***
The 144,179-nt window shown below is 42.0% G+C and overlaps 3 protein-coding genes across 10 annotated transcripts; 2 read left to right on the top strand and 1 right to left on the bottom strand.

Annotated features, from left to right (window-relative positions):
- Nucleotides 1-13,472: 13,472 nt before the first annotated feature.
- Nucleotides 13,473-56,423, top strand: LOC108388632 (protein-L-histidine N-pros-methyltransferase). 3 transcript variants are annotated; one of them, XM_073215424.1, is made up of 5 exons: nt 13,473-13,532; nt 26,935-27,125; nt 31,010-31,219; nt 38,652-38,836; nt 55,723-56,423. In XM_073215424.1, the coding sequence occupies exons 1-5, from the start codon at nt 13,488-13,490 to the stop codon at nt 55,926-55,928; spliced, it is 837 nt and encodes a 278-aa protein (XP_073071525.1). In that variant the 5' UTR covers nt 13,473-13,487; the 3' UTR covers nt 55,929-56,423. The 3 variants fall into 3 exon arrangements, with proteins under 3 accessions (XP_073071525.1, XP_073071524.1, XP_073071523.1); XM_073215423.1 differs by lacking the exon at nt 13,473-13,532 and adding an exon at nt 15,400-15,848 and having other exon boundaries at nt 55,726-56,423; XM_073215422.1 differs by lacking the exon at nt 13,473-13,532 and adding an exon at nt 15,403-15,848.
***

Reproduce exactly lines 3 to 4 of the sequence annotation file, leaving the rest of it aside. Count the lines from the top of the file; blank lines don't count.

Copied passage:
- Nucleotides 1-13,472: 13,472 nt before the first annotated feature.
- Nucleotides 13,473-56,423, top strand: LOC108388632 (protein-L-histidine N-pros-methyltransferase). 3 transcript variants are annotated; one of them, XM_073215424.1, is made up of 5 exons: nt 13,473-13,532; nt 26,935-27,125; nt 31,010-31,219; nt 38,652-38,836; nt 55,723-56,423. In XM_073215424.1, the coding sequence occupies exons 1-5, from the start codon at nt 13,488-13,490 to the stop codon at nt 55,926-55,928; spliced, it is 837 nt and encodes a 278-aa protein (XP_073071525.1). In that variant the 5' UTR covers nt 13,473-13,487; the 3' UTR covers nt 55,929-56,423. The 3 variants fall into 3 exon arrangements, with proteins under 3 accessions (XP_073071525.1, XP_073071524.1, XP_073071523.1); XM_073215423.1 differs by lacking the exon at nt 13,473-13,532 and adding an exon at nt 15,400-15,848 and having other exon boundaries at nt 55,726-56,423; XM_073215422.1 differs by lacking the exon at nt 13,473-13,532 and adding an exon at nt 15,403-15,848.